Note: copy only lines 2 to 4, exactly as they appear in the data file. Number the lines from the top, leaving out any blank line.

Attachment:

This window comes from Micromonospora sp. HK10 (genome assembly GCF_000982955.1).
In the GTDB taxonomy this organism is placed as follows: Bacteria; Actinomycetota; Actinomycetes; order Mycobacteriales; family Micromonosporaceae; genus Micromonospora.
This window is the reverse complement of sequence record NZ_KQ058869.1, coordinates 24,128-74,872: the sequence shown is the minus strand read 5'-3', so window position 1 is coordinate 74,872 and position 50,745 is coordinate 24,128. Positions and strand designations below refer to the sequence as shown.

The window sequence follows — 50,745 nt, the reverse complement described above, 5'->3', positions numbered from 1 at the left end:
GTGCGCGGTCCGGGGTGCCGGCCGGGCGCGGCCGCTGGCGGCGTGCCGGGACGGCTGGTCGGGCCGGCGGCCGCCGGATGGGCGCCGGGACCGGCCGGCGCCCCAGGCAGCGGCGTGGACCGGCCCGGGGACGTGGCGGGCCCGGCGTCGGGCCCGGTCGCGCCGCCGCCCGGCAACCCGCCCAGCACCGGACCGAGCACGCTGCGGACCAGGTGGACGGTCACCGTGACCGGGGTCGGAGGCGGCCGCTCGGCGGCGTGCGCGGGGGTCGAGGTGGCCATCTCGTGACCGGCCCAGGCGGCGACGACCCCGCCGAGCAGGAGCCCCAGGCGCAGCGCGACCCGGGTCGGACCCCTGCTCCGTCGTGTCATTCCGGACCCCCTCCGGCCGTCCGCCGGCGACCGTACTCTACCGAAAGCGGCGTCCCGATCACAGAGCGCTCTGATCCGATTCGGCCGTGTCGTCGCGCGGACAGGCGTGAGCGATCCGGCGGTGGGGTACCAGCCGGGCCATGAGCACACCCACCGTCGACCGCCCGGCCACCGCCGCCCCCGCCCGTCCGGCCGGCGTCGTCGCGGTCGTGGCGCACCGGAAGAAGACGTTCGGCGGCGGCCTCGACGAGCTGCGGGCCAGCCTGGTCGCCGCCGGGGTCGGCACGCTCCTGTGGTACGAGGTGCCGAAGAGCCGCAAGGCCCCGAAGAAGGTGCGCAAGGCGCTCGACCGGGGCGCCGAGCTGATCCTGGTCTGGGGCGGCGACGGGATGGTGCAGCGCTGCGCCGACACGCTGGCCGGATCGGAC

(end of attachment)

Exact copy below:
In the GTDB taxonomy this organism is placed as follows: Bacteria; Actinomycetota; Actinomycetes; order Mycobacteriales; family Micromonosporaceae; genus Micromonospora.
This window is the reverse complement of sequence record NZ_KQ058869.1, coordinates 24,128-74,872: the sequence shown is the minus strand read 5'-3', so window position 1 is coordinate 74,872 and position 50,745 is coordinate 24,128. Positions and strand designations below refer to the sequence as shown.

The window sequence follows — 50,745 nt, the reverse complement described above, 5'->3', positions numbered from 1 at the left end: